Counterfeit ‘natural capital’ has started entering the market to hide the fact that agriculture is running a deficit. For instance, reports abound of widespread, indiscriminate use of synthetic fertilizers and carcinogenic pesticides, used to replace natural soil fertility and biological pest control. Switching capital providers results in increasing financial costs for farms, inhibits nature’s bank to provide these services for free in the future, and can also cause significant impacts to public health through pollutants emitted to air, land, and water. TEEB for Agriculture and Food, a project hosted by the United Nations Environment Programme responsible for promoting the sustainable use of natural capital in agriculture, asked Trucost to investigate further.
Where to begin
It turns out that ecosystem services are the most popular form of currency used to withdraw the hidden value of nature. Agriculture is heavily indebted to the provision of free ecosystem services, but has become so focused on the pursuit of maximizing yields that nature can no longer provide the required liquidity. Man-made alternatives have tried to fill the deficit, but this results in short-term gains that mask long-term declines in nature’s reserves. Stories about this credit crisis are becoming increasingly common as businesses, politicians, and society at large begin to feel the shock of nature’s credit crunch. The recent drought in California, or the disappearance of the Aral Sea (formerly the fourth largest lake in the world) due to overexploitation by agriculture, are salient reminders of our reliance on nature’s capital.
As a result, TEEB commissioned Trucost and other experts to look into the positive and negative impacts of agriculture on nature, which includes the value that nature is providing to agriculture for free. This included an audit of the natural capital accounts of palm oil production, rice cultivation, as well as three livestock farming sectors. The results show how each type of farming affects nature’s bank, and what can be done to rebuild its capital.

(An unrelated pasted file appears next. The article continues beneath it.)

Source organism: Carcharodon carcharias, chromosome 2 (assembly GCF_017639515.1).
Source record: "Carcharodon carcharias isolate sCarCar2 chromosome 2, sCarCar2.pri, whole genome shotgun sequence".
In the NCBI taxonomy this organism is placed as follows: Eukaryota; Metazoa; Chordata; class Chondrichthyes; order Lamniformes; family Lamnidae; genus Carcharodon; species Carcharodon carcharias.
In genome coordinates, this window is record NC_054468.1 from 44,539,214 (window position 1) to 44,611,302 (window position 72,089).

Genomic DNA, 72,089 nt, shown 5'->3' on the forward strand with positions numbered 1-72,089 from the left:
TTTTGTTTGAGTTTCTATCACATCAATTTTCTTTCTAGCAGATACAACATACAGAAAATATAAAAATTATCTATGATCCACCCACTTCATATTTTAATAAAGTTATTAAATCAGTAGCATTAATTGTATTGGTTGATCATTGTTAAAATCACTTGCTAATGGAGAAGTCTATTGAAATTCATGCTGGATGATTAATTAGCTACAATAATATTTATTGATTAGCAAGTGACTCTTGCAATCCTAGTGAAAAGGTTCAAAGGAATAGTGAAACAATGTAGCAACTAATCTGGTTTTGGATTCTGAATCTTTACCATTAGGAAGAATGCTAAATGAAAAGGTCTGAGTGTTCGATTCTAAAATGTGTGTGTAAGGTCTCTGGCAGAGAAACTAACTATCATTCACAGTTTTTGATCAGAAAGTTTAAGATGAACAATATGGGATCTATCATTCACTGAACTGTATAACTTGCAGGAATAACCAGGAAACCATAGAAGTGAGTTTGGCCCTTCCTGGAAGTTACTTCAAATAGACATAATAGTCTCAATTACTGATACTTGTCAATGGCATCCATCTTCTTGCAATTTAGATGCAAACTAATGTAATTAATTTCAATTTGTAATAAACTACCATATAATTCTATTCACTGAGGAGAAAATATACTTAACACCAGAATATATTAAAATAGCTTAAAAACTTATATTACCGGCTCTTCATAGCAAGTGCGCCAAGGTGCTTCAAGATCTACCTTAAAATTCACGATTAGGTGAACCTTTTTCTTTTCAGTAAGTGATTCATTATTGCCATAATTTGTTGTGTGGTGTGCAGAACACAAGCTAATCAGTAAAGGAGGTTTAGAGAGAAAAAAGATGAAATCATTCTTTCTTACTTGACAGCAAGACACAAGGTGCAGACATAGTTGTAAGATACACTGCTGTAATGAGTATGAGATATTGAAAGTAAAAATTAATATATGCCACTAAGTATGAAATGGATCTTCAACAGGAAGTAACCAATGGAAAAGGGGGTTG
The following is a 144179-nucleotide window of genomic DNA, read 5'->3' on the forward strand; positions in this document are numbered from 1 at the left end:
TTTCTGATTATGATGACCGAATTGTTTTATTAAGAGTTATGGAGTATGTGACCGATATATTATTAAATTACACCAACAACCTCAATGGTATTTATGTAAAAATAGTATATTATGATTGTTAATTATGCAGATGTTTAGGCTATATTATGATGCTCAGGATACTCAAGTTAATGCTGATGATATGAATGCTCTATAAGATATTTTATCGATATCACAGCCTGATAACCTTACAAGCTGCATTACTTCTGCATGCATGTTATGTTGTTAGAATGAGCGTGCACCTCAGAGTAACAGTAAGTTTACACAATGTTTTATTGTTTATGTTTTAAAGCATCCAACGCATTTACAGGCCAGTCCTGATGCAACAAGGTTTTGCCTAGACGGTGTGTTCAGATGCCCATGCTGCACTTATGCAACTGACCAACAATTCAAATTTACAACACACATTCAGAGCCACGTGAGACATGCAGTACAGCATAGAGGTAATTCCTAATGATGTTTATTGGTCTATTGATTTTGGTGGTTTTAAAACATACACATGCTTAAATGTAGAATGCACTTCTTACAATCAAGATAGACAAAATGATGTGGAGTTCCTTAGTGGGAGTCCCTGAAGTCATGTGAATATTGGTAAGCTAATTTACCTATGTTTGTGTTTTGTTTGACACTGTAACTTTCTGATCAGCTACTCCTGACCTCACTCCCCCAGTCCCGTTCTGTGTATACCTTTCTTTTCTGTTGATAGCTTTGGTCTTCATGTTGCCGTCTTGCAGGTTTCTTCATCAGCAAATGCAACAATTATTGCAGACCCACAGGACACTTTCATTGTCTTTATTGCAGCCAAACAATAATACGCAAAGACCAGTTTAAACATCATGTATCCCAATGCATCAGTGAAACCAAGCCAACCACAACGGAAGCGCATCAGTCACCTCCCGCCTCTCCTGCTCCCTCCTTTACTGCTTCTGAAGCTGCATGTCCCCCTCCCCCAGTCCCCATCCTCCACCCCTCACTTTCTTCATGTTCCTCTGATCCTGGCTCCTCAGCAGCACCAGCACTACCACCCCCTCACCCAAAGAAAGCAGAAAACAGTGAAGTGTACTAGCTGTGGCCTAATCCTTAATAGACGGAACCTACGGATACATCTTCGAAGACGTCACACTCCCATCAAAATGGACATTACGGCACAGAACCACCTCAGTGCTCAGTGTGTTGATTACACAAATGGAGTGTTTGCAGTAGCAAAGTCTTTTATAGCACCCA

Palm oil production is a global focus for sustainability efforts due to deforestation. The research found that Indonesia and Malaysia, which together produce over 70% of the world’s palm oil, had an impact on nature and human health of around $40bn each year. Trucost delved into specific production practices to identify where these costs could be reduced and what the financial implication of making changes could be.
The choice of land conversion methods, which can involve the mechanical clearing or burning of primary rainforest, can significantly affect the impacts caused by palm oil producers. A series of seven scenarios were tested which showed that by burning the peat soils that support primary rainforest, the greatest damage was inflicted on human health and natural capital. The impacts could cause as much as $314,000 per hectare when considering the impact of air pollutants and greenhouse gas emissions alone. Check out recent haze incidents in Singapore for some shocking visual proof (see here).
The findings go on to show that the short term financial gains from this type of land conversion are outweighed by the long term financial costs that are caused due to decreasing soil fertility and subsequent yield reduction. Alternative land conversion methods could even yield positive impacts. This could be achieved by converting grasslands on mineral soils using mechanical clearing methods.
Similar results can also be found by changing fertilizer application methods and altering how farms treat palm oil mill effluent (POME) – the run-off that produces ponds of methane emitting waste. Improving fertilizer application methods could reduce businesses impact on human health and natural capital by over 50% per hectare, where capturing methane from POME could reduce impacts by up to 93%.
Rice and beef